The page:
I bet I’ve written at least 20 columns about Thanksgiving over the past 30 years . Their subjects included turkeys, Indian pudding, gourds, Indian corn, desserts and decorations, so I hope you’ll excuse me if today’s column on bittersweet sounds a bit familiar as an earlier version of it was included in my first book.
Unlike most holiday decorations, bittersweet can be had for free. Just drive along a country road and you’ll have no trouble spotting this vine, its stems twining over shrubs and tree branches and laden with clusters of bright red berries with orange caps. That was how I got my Thanksgiving decorations for many years.
When we moved to Locust Hill however, I was sure I would find lots of bittersweet on the property, and I did, but only after much searching. The vine I finaly found was very far from the house, so I decided to transplant some , thinking it would make a good screen in front of the ugly propane tank.
I dug up a small piece of the bright orange root and planted it, unaware of its bad habits. That vine grew faster than the national debt, but instead of hiding the unattractive propane tank, it clambered over the fence into the sheep pasture. What was even more disappointing, it never produced any berries.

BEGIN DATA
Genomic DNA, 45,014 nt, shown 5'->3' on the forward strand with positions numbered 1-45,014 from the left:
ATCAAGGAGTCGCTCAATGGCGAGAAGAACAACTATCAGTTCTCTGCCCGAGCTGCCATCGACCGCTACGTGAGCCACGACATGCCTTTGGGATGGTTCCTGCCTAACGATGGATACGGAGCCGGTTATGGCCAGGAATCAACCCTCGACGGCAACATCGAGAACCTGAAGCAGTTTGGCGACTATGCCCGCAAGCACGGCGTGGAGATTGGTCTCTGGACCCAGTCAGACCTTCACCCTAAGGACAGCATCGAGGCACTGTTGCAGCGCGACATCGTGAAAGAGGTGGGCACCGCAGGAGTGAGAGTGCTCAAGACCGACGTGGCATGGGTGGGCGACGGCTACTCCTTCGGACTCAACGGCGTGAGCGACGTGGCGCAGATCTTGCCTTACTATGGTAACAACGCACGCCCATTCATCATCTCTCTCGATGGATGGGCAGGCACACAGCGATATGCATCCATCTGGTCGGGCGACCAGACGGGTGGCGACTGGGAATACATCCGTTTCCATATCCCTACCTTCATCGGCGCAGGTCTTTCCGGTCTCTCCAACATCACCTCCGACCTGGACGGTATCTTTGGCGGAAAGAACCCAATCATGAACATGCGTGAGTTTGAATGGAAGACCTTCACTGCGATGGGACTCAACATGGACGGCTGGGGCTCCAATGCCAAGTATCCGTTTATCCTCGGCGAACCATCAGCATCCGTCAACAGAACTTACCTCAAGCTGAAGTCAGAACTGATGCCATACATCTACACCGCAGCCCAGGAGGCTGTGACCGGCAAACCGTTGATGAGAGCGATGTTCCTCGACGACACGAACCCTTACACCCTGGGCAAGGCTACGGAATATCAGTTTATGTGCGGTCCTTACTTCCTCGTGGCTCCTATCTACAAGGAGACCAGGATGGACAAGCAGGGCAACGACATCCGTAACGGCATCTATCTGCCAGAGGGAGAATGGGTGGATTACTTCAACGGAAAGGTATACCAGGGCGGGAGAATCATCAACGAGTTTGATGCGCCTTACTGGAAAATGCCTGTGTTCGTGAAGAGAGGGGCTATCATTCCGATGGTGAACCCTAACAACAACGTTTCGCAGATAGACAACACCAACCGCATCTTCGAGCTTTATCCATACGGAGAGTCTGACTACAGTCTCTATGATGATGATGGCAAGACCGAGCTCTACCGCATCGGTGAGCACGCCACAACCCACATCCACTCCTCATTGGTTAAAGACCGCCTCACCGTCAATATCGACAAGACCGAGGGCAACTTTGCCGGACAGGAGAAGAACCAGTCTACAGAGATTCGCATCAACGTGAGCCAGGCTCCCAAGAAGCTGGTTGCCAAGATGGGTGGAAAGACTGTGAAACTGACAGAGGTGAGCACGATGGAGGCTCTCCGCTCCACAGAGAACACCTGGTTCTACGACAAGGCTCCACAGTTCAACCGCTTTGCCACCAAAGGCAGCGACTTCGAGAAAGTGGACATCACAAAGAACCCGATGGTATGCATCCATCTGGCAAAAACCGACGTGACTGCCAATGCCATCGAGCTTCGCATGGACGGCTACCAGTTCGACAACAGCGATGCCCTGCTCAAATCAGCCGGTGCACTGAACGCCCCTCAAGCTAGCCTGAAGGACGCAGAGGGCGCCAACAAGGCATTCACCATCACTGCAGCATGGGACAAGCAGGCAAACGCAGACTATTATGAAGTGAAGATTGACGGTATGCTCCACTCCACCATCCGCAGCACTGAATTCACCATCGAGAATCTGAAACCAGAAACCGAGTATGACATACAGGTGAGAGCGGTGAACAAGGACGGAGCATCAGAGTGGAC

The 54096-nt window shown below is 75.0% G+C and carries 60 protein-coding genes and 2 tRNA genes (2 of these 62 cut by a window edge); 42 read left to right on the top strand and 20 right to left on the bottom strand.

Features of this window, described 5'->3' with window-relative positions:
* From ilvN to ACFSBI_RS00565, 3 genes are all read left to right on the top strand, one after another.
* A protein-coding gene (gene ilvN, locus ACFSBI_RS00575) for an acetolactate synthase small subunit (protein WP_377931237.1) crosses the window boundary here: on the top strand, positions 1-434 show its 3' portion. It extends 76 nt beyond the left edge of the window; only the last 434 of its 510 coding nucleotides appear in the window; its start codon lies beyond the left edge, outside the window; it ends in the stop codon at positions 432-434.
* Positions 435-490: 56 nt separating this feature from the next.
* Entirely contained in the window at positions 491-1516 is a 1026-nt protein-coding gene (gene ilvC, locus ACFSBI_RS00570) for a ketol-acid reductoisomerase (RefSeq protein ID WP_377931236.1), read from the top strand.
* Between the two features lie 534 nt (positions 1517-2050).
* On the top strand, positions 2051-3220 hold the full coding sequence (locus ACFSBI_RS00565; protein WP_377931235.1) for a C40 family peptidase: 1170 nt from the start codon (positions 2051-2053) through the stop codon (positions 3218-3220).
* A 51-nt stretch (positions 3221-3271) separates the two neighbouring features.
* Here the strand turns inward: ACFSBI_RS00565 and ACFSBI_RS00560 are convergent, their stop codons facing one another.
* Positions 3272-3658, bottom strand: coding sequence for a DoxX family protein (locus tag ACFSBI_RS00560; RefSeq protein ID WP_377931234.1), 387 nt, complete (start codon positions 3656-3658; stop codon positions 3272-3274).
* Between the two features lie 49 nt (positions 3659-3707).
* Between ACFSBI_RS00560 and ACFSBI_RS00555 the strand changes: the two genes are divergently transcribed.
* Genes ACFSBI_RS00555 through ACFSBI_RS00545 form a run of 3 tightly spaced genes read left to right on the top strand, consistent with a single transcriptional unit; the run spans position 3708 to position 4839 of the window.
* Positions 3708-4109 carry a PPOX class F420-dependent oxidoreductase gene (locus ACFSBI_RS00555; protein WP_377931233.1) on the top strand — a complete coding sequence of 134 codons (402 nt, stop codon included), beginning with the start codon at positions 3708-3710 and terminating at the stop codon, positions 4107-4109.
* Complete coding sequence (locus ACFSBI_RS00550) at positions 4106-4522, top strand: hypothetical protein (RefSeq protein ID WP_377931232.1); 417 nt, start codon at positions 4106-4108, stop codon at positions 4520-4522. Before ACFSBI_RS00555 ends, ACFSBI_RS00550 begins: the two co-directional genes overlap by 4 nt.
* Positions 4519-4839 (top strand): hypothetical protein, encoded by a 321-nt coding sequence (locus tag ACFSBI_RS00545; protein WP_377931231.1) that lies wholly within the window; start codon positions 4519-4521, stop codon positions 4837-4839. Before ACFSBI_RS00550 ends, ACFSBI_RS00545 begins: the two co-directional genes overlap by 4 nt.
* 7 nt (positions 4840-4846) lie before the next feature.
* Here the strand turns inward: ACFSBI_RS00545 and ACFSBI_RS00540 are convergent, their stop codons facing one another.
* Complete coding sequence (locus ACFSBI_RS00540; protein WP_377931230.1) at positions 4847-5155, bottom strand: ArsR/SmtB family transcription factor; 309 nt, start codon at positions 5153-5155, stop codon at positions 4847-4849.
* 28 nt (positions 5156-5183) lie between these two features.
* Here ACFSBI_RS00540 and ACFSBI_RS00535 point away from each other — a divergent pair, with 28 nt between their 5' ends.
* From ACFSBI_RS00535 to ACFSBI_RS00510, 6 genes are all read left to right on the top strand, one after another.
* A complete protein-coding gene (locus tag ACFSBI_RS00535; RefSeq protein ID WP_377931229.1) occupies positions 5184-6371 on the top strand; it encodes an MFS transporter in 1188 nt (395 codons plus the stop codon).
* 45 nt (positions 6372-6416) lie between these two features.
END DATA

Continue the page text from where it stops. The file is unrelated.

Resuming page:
Eventually I learned why. Bittersweet vines are like humans, they’re either male or female , and you need both a mama and a poppa to get any berries. The female vine may blush and bloom each spring, but if there isn’t a male flower around to provide her with pollen, it won’t do her a bit of good.
By studying the blossoms on my vine with a magnifying glass as if I were Sherlock Holmes, I learned they were boys, not girls. By that time my plant had gone berzerk, tearing up the pasture fence and climbing the walls of the sheep barn until he had managed to get in a window. What sort of sex-starved monster had I brought into my yard?
That summer I cut the stems down to the ground and painted each one with brush killer, but by fall a dozen new sprouts had appeared. It took two more years before I finally managed to kill that bittersweet. I kept looking for an appropriate spot where I could plant a new bittersweet, and eventually I did. The town had just cut down a sick locust tree that was too close to the road, leaving behind a stump almost 8 feet tall.
It was the perfect place to plant a new bittersweet vine, a spot where it could do no damage, and only a minute or two from the house. As you can see from the photo above, it has enveloped the stump so thoroughly I can cut large clumps of it each Thanksgiving.
Unless you have an equally safe place to plant some bittersweet, I highly recommend that you don’t try growing this hungry plant. Take a nice drive along a back country road until you spot those bright orange-capped berries clambering up a tree and cut some for your Thanksgiving decorations. Or get some nice colorful gourds and Indian corn to decorate your table.